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  • Writer's pictureShandy Welch

“Competition Reduces the Caring Capacity”

Updated: Mar 20

A dear friend of mine sent me this insightful and intriguing audio blog about The Serviceberries: An Economy of Abundance, a beautiful native tree that bears fruit rich with flavors of blueberry, apple, and rose. Funny how I had never heard of this tree. Extravagant colors in the fall, beautiful white flowers in the spring, and bountiful berries late summer.

The writer, Robin Wall Kimmerer, speaks so eloquently, from the perspective of a botanist, on how nature can, if we allow it and honor its lessons, teach us the powerful lessons of a sustainable economy. Given this is a tree, “economy” is not money but a commodity resource provided by the tree's diverse and plentiful riches to both human and non-human recipeintcs. Abundance, given freely without desire of direct reciprocity. Changing the dynamic from an economic economy to a service economy.

This expose looks deeply into the breadth and depth of abundance, how nature in itself creates opportunities to unselfishly give to others, to animals, soil, and humans. Not ranking or sorting in order of deservedness, but creating a “model of interdependence which creates gratitude and reciprocity, not scarcity.” If these serviceberries acted for their own benefit only, the world would lose. Without the gift of relationships we all will die.

Imagine if we looked towards this year as nature does. Giving freely, taking only what we need as opposed to what we want. Sharing our knowledge, our wisdom, and services to anyone who is interested. Not with eyes on repayment but with the gift of service and gratitude. “Gratitude is so much more than a polite thank you. It is the thread that connects us in a deep relationship.”

“Competition reduces the caring capacity”

Robin notes “how we think is linked to how we behave'' conversely, how we behave creates a lasting impression to others. The foundation of change is you. How you think, perceive, and choose to believe will insight action and motion in others.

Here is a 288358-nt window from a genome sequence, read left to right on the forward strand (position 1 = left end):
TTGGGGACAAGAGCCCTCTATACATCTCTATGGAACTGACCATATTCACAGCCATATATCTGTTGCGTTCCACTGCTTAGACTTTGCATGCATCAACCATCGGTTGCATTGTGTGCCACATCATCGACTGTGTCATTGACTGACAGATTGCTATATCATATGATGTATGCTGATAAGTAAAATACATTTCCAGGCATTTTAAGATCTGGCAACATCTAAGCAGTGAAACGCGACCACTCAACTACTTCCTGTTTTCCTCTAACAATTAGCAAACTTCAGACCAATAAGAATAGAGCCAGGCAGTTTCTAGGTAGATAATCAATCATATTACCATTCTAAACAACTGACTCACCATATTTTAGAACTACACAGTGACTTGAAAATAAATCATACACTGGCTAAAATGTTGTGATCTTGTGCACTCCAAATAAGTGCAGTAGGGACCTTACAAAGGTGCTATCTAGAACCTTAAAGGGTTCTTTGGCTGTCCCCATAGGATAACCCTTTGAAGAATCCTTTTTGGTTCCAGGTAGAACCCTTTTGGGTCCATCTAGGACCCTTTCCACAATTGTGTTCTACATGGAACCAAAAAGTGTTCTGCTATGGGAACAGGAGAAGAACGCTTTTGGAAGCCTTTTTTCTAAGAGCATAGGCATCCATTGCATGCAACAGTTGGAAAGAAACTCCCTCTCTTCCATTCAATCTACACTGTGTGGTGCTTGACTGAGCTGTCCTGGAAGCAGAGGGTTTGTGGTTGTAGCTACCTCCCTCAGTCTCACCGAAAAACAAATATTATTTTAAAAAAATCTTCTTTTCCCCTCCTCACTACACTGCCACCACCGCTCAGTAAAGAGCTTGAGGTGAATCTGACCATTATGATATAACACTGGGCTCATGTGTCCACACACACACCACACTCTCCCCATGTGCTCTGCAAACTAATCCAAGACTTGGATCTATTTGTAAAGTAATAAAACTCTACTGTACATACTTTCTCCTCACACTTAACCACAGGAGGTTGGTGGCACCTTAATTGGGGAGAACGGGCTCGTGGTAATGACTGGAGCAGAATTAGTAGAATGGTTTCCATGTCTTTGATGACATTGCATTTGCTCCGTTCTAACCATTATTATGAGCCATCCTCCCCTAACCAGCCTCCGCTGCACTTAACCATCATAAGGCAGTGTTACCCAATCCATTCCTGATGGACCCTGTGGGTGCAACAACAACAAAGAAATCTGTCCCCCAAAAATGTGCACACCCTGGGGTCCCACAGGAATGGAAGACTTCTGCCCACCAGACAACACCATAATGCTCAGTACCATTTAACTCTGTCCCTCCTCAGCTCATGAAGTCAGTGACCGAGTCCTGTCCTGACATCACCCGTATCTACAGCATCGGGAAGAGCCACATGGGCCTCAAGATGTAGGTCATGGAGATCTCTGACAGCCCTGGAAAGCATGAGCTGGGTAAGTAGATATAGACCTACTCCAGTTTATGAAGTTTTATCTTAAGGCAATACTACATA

My Challenge to You:

  • Play with the idea of scarcity, is that what drives you? The fear of not having enough, the fear of being without? How would it feel to give more freely, without the expectation of reciprocity in any form?

  • The great teachers are all around you, take time to really see and integrate the lessons. To integrate and appreciate the circular interdependence of nature. The knowing that success, for thousands of years, has been based on trust, giving, and relationships. How do you fit in?

If you have another minute, here is a great paragraph from Robin’s blog, a twist on perspective.

“To name the world as gift is to feel one’s membership in the web of reciprocity. It makes you happy—and it makes you accountable. Conceiving of something as a gift changes your relationship to it in a profound way, even though the physical makeup of the “thing” has not changed. A wooly knit hat that you purchase at the store will keep you warm regardless of its origin, but if it was hand knit by your favorite auntie, then you are in relationship to that “thing” in a very different way: you are responsible for it, and your gratitude has motive force in the world. You’re likely to take much better care of the gift hat than the commodity hat, because it is knit of relationships. This is the power of gift thinking. I imagine if we acknowledged that everything we consume is the gift of Mother Earth, we would take better care of what we are given. Mistreating a gift has emotional and ethical gravity as well as ecological resonance.”

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